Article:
The Growing Deer Population in Pennsylvania and it’s Impact on Car Insurance

Pennsylvania, known for its lush forests and picturesque landscapes, is experiencing a unique challenge – a surge in the deer population. While this might seem like a natural occurrence, it has far-reaching consequences, including a significant impact on car insurance rates for drivers across the state. In this blog post, we’ll explore the reasons behind the increased deer population in Pennsylvania and delve into how it affects car insurance costs for its residents.

Pennsylvania has long been home to a thriving deer population due to its extensive forests and abundant vegetation, providing the ideal habitat for these graceful creatures. However, over the past decade, there has been a noticeable increase in the deer population. Several factors contribute to this phenomenon:

  1. Reduced Predation: With the decline in natural predators, such as wolves and cougars, deer populations have been able to grow unchecked.
  2. Abundant Food Supply: Ample sources of food, including agricultural crops and suburban gardens, have allowed deer to thrive and reproduce at a rapid rate.
  3. Milder Winters: Climate change has resulted in milder winters in Pennsylvania, which means deer have an easier time finding food and surviving harsh weather conditions.

While a thriving deer population is a testament to Pennsylvania’s natural beauty, it comes at a cost for drivers in the state. The surge in deer-related accidents has led to significant consequences for car insurance premiums:

  1. Increased Collision Rates: As deer populations grow, the chances of encountering these animals on the road also rise. This has led to an increase in collisions between vehicles and deer.
  2. Vehicle Damage: Collisions with deer often result in substantial damage to cars, including dented fenders, shattered windshields, and more. Repairing this damage can be costly, driving up insurance claims.
  3. Personal Injury: In some cases, accidents involving deer can lead to personal injuries, further driving up insurance costs due to medical expenses and potential lawsuits.
  4. Comprehensive Coverage: Many drivers in Pennsylvania opt for comprehensive insurance coverage to protect against deer-related accidents. As claim frequency increases, insurance companies raise premiums to offset their payouts.

Tips for Pennsylvania Drivers: Considering the impact of the growing deer population on car insurance, Pennsylvania drivers should take proactive steps to reduce the risk of deer-related accidents:

  1. Drive Cautiously: Be alert, especially during dawn and dusk when deer are most active. Reduce your speed and exercise caution in wooded areas.
  2. Use High Beams: When driving at night, use high beams when possible to improve visibility and spot deer on the road.
  3. Install Deer Whistles: Some drivers find success in deterring deer by installing deer whistles on their vehicles, emitting a high-pitched sound that alerts deer to the approaching vehicle.
  4. Comprehensive Coverage: Evaluate your insurance policy and consider comprehensive coverage if you haven’t already. While it may increase your premiums, it provides valuable protection against deer collisions.

The increasing deer population in Pennsylvania is a natural phenomenon driven by various factors. However, it has significant implications for car insurance rates in the state. To mitigate the financial impact of deer-related accidents, Pennsylvania drivers should remain vigilant, adopt safe driving practices, and consider comprehensive insurance coverage. Understanding these dynamics can help residents navigate the challenges posed by the growing deer population while staying financially protected on the road.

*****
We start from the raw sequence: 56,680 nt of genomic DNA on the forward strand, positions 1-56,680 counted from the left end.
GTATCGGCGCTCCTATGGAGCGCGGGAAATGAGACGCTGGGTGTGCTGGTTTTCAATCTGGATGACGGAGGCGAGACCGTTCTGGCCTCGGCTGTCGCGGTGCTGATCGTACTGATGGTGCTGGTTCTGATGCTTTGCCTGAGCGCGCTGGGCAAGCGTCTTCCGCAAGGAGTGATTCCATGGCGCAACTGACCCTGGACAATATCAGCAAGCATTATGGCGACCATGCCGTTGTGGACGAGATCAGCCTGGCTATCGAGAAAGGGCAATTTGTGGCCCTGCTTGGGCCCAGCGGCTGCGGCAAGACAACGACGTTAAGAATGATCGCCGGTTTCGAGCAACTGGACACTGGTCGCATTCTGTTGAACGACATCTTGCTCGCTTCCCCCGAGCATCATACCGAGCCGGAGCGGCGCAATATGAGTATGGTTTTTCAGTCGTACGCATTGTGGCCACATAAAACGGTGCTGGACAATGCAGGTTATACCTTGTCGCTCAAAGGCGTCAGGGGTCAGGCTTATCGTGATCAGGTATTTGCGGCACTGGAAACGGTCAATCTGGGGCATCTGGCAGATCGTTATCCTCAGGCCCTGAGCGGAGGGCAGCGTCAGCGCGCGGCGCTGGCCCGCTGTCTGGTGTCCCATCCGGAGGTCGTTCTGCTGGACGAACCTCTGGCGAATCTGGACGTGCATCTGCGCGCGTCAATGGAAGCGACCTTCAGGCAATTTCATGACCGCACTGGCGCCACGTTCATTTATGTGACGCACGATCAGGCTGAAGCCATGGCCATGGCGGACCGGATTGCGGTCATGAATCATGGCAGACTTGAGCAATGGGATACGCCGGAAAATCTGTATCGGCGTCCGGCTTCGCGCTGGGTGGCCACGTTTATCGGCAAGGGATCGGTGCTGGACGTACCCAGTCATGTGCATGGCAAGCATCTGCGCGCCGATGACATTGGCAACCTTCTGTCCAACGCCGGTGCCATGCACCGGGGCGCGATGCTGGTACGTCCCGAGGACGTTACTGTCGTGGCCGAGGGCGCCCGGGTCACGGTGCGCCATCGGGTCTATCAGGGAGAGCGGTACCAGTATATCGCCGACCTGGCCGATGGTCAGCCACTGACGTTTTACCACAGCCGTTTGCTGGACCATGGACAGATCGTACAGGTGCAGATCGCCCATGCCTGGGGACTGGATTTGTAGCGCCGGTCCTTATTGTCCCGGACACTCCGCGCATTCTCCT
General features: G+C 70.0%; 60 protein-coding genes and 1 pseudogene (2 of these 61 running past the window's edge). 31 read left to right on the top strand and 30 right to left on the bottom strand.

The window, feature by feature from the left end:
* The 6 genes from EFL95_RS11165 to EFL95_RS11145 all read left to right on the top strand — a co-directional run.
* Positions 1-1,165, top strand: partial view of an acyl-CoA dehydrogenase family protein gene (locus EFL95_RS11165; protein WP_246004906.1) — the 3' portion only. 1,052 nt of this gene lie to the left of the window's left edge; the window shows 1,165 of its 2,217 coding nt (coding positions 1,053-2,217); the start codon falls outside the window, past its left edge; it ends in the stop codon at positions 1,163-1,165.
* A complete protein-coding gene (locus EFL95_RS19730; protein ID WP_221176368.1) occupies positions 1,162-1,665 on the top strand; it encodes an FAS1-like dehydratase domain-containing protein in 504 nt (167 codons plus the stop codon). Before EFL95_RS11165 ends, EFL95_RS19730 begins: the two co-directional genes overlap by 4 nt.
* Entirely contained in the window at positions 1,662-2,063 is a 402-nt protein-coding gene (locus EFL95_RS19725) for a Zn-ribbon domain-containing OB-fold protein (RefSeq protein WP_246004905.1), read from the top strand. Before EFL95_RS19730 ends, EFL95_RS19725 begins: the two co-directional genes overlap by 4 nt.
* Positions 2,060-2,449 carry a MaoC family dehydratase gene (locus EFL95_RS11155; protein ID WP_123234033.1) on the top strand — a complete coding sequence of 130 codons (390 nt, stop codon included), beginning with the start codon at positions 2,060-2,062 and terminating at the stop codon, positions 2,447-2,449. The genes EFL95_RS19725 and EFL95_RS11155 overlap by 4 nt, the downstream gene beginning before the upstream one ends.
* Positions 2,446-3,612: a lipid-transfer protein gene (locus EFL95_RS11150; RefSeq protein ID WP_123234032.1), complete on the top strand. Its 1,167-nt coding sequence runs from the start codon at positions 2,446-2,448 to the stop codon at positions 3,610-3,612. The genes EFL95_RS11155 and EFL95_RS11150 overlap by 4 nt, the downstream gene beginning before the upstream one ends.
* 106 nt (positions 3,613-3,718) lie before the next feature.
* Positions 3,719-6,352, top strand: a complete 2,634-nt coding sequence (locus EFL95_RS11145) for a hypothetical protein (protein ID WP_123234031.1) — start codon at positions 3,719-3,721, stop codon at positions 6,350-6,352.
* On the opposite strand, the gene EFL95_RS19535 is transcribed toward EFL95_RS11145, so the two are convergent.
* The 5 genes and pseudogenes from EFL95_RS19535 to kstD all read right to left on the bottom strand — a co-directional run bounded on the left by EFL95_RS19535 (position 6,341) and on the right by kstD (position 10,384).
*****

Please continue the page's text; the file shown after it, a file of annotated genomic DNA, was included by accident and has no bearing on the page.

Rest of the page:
Tips to Help Prevent Rear-End Collisions

Rear-end collisions are one of the most common types of car accidents, accounting for about one-third of all collisions in the United States. In 2017, they represented nearly 18% of all fatal collisions in the U.S., according to the Insurance Information Institute. Considering the frequency of these types of accidents, read on to avoid a potentially dangerous rear-end collision.

Rear-End Collisions: Common Causes

If you engage in the following behaviors, you may be putting yourself at risk of being involved in a rear-end collision:

  • Failing to pay attention to hazardous road conditions and posted speed limits.
  • Following other vehicles too closely.
  • Engaging in distracted driving, including texting or talking on the phone.
  • Participating in aggressive driving practices, including tailgating and brake-checking.
  • Failing to yield the right of way.
  • Choosing not to signal when you change lanes.
  • Driving too fast in slippery conditions, resulting in hydroplaning or failing to control your vehicle.

Generally speaking, the driver who rear-ends another vehicle is often found to be at fault, regardless of the number of cars involved. If you are the driver found to be at fault, you will likely be held responsible for property damage and medical bills resulting from the accident. In this situation, having collision coverage in addition to your liability coverage can be extremely important. Collision coverage pays to repair or replace your vehicle in the event that it is damaged in a collision, even if you are at fault.

Avoiding Rear-End Collisions

There are a number of safe driving practices that can help you to avoid this type of collision:

  • Avoid distracted driving practices, including texting, adjusting the radio or chatting with passengers. The number one cause of rear-end collisions is distracted driving.
  • Pay attention to the road in order to spot and react to approaching hazards, including traffic jams or construction zones.
  • Consider the weather conditions in which you are driving. Rain, snow and ice may decrease your ability to stop quickly.
  • If another driver engages in a risky driving behavior, remain calm. For example, if another car unexpectedly cuts you off, slow down and resist engaging in road rage. Along similar lines, control your urge to engage in aggressive driving, like speeding, slamming on the brakes and other dangerous practices.
  • Keep an eye on the drivers around you, including drivers who are engaging in distracted or aggressive behaviors. Stay aware of their movements, and you’ll be able to make a better effort to stay safe on the road.
  • Never drive under the influence of any substances, legal or otherwise. Certain medications, alcohol and drugs may impair your judgment and your ability to operate a vehicle or heavy machinery. If you are planning to consume alcohol, make sure you have a designated driver or use an alternative transportation method, like a taxi, Uber, Lyft or public transportation.